Synopsis: Eating Myself Out of House and Home is an autoethnographic, experimental short about disordered eating. Using Jacques Derrida’s concept of Hospitality as a framework, the film examines the tension between being both a “host” and “guest” inside one’s body and within a larger social and political context. Drawing on social and archival media, home videos, political philosophy, and candid interviews, the film explores the way food and bodies become of medium for exerting control and alienating oneself and others. From weight watchers to 1950’s beauty guides to kids birthday parties, the film uncovers the racist and sexist roots of diet culture and disordered eating.
Mehar Sasan (Interviewee)
This film was the final product of my undergraduate thesis. It was also a product of my eating disorder recovery process. Having little prior experience with filmmaking, this was an ambitious project for me to take on but one that truly excited me. I was inspired by the work of Marlon Riggs, Vilhelm Hammershoi, Jacques Derrida, Michel Foucault, and Sabrina Strings. These artists, theorists, and academics have given me a language to describe my relationship with food and my body.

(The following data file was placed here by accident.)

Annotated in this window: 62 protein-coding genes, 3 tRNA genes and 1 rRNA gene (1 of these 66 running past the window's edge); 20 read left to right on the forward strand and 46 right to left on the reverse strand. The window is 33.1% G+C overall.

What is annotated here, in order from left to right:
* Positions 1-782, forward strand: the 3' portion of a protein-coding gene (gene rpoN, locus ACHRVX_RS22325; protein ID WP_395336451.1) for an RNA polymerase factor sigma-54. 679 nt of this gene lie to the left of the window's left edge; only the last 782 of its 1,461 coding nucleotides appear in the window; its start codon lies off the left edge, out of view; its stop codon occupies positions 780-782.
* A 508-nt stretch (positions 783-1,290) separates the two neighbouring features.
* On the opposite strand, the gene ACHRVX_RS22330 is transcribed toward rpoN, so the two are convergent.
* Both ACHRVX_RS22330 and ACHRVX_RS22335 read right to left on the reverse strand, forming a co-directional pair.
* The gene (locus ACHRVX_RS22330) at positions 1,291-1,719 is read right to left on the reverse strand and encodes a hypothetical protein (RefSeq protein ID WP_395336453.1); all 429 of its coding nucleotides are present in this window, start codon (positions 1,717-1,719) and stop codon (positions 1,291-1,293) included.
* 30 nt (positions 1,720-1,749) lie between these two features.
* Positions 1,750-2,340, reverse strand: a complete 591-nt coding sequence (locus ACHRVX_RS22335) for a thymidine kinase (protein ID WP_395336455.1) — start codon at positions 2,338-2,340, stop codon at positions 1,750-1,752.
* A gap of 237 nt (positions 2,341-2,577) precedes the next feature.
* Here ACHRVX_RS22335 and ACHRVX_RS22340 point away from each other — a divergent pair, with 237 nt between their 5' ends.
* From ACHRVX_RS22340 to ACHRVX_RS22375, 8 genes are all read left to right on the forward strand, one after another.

I was fortunate to have access to software and equipment through McMaster University libraries. However, the COVID-19 restrictions impacted the production in ways I did not anticipate. The entire film was produced over the course of 4 months. Most of the film is shot in my student house when my roommates were still asleep. What was more challenging than finding a suitable place to film, was figuring out how to talk about eating cake within a Derridian framework without being totally incoherent. I am still not sure if I achieved that much.
Rachel MacDougall makes her directorial debut with EATING MYSELF OUT OF HOUSE AND HOME. Rachel is a recent graduate from the Arts & Science program at McMaster University and a current Common Law student at the University of Ottawa.